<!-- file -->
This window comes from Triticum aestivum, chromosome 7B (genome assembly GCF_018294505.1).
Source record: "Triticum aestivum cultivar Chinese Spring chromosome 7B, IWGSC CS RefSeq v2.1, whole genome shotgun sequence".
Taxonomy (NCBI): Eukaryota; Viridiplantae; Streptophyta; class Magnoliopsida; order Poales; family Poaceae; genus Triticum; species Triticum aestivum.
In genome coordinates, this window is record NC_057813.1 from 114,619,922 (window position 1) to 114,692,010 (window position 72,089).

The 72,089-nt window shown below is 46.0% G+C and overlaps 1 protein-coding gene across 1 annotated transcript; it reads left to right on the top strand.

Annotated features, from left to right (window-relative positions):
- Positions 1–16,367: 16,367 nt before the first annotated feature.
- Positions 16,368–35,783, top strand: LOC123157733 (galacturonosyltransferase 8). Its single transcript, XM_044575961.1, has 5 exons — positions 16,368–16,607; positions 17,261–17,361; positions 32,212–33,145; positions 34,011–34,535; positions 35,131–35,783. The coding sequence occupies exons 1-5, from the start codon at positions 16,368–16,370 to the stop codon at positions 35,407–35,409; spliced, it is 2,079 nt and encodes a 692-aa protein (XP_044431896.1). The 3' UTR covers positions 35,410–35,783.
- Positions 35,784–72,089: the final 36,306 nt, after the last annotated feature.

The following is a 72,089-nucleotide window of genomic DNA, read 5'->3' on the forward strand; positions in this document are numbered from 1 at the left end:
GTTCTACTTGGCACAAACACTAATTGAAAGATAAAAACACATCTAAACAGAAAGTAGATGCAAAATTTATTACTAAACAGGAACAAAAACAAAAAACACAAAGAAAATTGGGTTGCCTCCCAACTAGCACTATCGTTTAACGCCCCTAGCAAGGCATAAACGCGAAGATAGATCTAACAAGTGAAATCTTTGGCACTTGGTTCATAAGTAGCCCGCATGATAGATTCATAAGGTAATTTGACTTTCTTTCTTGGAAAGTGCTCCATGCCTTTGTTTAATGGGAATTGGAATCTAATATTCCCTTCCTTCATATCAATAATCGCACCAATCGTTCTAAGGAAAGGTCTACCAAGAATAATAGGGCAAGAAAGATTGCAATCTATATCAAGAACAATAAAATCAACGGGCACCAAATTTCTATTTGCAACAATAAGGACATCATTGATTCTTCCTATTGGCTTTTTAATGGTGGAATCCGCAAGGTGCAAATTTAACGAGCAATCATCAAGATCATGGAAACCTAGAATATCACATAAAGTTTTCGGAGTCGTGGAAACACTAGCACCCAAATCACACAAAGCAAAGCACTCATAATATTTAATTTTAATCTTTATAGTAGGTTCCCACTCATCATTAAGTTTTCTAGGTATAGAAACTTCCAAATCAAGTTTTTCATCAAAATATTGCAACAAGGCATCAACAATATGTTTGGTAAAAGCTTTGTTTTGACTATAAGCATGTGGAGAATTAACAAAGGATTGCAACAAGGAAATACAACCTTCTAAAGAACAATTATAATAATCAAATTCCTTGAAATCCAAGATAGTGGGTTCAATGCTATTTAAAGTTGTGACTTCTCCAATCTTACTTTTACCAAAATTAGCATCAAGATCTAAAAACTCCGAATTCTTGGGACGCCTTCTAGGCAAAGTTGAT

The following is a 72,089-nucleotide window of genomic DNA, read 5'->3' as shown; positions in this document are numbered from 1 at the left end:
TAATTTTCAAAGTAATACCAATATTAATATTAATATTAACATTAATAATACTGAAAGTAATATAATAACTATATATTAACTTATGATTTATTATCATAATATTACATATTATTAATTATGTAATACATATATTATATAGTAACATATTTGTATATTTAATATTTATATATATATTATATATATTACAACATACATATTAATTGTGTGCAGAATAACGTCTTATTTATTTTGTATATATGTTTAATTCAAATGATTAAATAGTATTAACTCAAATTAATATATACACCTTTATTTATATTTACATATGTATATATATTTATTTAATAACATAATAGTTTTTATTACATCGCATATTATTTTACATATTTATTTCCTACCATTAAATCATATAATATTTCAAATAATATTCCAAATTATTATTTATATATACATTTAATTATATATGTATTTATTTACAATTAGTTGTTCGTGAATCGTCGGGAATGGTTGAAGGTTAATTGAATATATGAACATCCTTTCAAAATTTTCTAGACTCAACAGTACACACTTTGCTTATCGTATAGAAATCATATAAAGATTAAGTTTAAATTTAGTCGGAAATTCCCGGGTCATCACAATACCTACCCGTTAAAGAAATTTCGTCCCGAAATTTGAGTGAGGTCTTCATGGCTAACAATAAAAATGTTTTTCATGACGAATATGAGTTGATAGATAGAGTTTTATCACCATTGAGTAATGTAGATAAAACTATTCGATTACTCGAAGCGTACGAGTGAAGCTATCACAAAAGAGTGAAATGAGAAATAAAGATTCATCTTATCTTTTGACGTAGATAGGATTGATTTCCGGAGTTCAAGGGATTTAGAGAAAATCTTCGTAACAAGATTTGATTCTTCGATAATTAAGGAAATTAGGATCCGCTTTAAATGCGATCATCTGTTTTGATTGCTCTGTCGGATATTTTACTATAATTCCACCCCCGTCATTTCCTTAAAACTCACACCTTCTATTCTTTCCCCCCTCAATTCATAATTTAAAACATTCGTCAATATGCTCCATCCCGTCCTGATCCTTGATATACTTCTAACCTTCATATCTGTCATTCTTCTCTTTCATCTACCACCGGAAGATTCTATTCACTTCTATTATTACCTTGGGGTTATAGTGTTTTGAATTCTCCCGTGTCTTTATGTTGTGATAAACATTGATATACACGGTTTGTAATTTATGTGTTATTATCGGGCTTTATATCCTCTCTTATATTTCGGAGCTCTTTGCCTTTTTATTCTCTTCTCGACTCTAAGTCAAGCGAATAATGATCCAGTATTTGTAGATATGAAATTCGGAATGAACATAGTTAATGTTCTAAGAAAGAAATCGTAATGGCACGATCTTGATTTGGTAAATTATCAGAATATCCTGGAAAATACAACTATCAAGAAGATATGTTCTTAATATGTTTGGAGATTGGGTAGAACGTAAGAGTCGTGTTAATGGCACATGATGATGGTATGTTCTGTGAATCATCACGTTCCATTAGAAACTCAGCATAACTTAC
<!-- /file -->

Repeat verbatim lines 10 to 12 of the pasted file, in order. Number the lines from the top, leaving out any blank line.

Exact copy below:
The following is a 72,089-nucleotide window of genomic DNA, read 5'->3' on the forward strand; positions in this document are numbered from 1 at the left end:
GTTCTACTTGGCACAAACACTAATTGAAAGATAAAAACACATCTAAACAGAAAGTAGATGCAAAATTTATTACTAAACAGGAACAAAAACAAAAAACACAAAGAAAATTGGGTTGCCTCCCAACTAGCACTATCGTTTAACGCCCCTAGCAAGGCATAAACGCGAAGATAGATCTAACAAGTGAAATCTTTGGCACTTGGTTCATAAGTAGCCCGCATGATAGATTCATAAGGTAATTTGACTTTCTTTCTTGGAAAGTGCTCCATGCCTTTGTTTAATGGGAATTGGAATCTAATATTCCCTTCCTTCATATCAATAATCGCACCAATCGTTCTAAGGAAAGGTCTACCAAGAATAATAGGGCAAGAAAGATTGCAATCTATATCAAGAACAATAAAATCAACGGGCACCAAATTTCTATTTGCAACAATAAGGACATCATTGATTCTTCCTATTGGCTTTTTAATGGTGGAATCCGCAAGGTGCAAATTTAACGAGCAATCATCAAGATCATGGAAACCTAGAATATCACATAAAGTTTTCGGAGTCGTGGAAACACTAGCACCCAAATCACACAAAGCAAAGCACTCATAATATTTAATTTTAATCTTTATAGTAGGTTCCCACTCATCATTAAGTTTTCTAGGTATAGAAACTTCCAAATCAAGTTTTTCATCAAAATATTGCAACAAGGCATCAACAATATGTTTGGTAAAAGCTTTGTTTTGACTATAAGCATGTGGAGAATTAACAAAGGATTGCAACAAGGAAATACAACCTTCTAAAGAACAATTATAATAATCAAATTCCTTGAAATCCAAGATAGTGGGTTCAATGCTATTTAAAGTTGTGACTTCTCCAATCTTACTTTTACCAAAATTAGCATCAAGATCTAAAAACTCCGAATTCTTGGGACGCCTTCTAGGCAAAGTTGAT

The following is a 72,089-nucleotide window of genomic DNA, read 5'->3' as shown; positions in this document are numbered from 1 at the left end: